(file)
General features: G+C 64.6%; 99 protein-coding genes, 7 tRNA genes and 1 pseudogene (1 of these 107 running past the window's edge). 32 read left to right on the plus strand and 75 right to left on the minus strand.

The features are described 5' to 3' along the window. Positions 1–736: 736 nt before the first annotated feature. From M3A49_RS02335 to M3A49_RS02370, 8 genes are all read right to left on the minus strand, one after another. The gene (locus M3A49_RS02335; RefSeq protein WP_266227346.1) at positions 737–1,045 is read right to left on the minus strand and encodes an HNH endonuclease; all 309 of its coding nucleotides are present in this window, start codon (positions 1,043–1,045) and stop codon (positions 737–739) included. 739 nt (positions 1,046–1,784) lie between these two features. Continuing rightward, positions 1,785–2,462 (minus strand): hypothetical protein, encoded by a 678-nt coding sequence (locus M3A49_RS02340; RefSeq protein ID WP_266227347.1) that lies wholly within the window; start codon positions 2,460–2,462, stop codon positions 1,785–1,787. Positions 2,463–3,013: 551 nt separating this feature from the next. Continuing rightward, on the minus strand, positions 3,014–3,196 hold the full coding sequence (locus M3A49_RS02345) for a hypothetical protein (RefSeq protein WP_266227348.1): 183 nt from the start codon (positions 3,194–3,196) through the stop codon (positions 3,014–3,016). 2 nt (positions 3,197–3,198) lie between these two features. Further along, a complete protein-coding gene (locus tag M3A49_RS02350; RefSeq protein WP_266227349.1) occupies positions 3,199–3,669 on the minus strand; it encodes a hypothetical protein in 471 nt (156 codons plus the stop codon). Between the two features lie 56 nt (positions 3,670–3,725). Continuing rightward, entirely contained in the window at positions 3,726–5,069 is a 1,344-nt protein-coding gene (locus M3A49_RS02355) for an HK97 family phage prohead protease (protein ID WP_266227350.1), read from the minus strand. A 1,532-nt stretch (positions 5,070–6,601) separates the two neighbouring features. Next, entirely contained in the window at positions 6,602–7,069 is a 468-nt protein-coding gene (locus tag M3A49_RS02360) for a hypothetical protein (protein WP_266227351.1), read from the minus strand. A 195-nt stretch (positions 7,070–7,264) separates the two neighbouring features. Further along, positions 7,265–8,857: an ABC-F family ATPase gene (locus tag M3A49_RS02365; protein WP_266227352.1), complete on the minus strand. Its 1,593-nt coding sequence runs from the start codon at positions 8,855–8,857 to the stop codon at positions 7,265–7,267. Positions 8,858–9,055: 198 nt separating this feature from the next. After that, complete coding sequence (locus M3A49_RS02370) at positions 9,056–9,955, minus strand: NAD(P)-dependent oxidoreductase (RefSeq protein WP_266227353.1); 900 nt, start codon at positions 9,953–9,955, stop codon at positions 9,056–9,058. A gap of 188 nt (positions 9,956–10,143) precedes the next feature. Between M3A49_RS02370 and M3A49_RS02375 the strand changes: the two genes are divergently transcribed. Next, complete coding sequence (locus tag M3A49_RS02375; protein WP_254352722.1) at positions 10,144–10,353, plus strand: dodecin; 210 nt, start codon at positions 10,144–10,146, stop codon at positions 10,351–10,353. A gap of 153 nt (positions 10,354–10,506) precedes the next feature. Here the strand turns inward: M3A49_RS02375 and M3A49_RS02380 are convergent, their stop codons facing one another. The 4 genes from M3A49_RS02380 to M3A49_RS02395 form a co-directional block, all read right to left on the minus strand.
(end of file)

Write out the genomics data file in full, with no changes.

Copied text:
General features: G+C 64.6%; 99 protein-coding genes, 7 tRNA genes and 1 pseudogene (1 of these 107 running past the window's edge). 32 read left to right on the plus strand and 75 right to left on the minus strand.

The features are described 5' to 3' along the window. Positions 1–736: 736 nt before the first annotated feature. From M3A49_RS02335 to M3A49_RS02370, 8 genes are all read right to left on the minus strand, one after another. The gene (locus M3A49_RS02335; RefSeq protein WP_266227346.1) at positions 737–1,045 is read right to left on the minus strand and encodes an HNH endonuclease; all 309 of its coding nucleotides are present in this window, start codon (positions 1,043–1,045) and stop codon (positions 737–739) included. 739 nt (positions 1,046–1,784) lie between these two features. Continuing rightward, positions 1,785–2,462 (minus strand): hypothetical protein, encoded by a 678-nt coding sequence (locus M3A49_RS02340; RefSeq protein ID WP_266227347.1) that lies wholly within the window; start codon positions 2,460–2,462, stop codon positions 1,785–1,787. Positions 2,463–3,013: 551 nt separating this feature from the next. Continuing rightward, on the minus strand, positions 3,014–3,196 hold the full coding sequence (locus M3A49_RS02345) for a hypothetical protein (RefSeq protein WP_266227348.1): 183 nt from the start codon (positions 3,194–3,196) through the stop codon (positions 3,014–3,016). 2 nt (positions 3,197–3,198) lie between these two features. Further along, a complete protein-coding gene (locus tag M3A49_RS02350; RefSeq protein WP_266227349.1) occupies positions 3,199–3,669 on the minus strand; it encodes a hypothetical protein in 471 nt (156 codons plus the stop codon). Between the two features lie 56 nt (positions 3,670–3,725). Continuing rightward, entirely contained in the window at positions 3,726–5,069 is a 1,344-nt protein-coding gene (locus M3A49_RS02355) for an HK97 family phage prohead protease (protein ID WP_266227350.1), read from the minus strand. A 1,532-nt stretch (positions 5,070–6,601) separates the two neighbouring features. Next, entirely contained in the window at positions 6,602–7,069 is a 468-nt protein-coding gene (locus tag M3A49_RS02360) for a hypothetical protein (protein WP_266227351.1), read from the minus strand. A 195-nt stretch (positions 7,070–7,264) separates the two neighbouring features. Further along, positions 7,265–8,857: an ABC-F family ATPase gene (locus tag M3A49_RS02365; protein WP_266227352.1), complete on the minus strand. Its 1,593-nt coding sequence runs from the start codon at positions 8,855–8,857 to the stop codon at positions 7,265–7,267. Positions 8,858–9,055: 198 nt separating this feature from the next. After that, complete coding sequence (locus M3A49_RS02370) at positions 9,056–9,955, minus strand: NAD(P)-dependent oxidoreductase (RefSeq protein WP_266227353.1); 900 nt, start codon at positions 9,953–9,955, stop codon at positions 9,056–9,058. A gap of 188 nt (positions 9,956–10,143) precedes the next feature. Between M3A49_RS02370 and M3A49_RS02375 the strand changes: the two genes are divergently transcribed. Next, complete coding sequence (locus tag M3A49_RS02375; protein WP_254352722.1) at positions 10,144–10,353, plus strand: dodecin; 210 nt, start codon at positions 10,144–10,146, stop codon at positions 10,351–10,353. A gap of 153 nt (positions 10,354–10,506) precedes the next feature. Here the strand turns inward: M3A49_RS02375 and M3A49_RS02380 are convergent, their stop codons facing one another. The 4 genes from M3A49_RS02380 to M3A49_RS02395 form a co-directional block, all read right to left on the minus strand.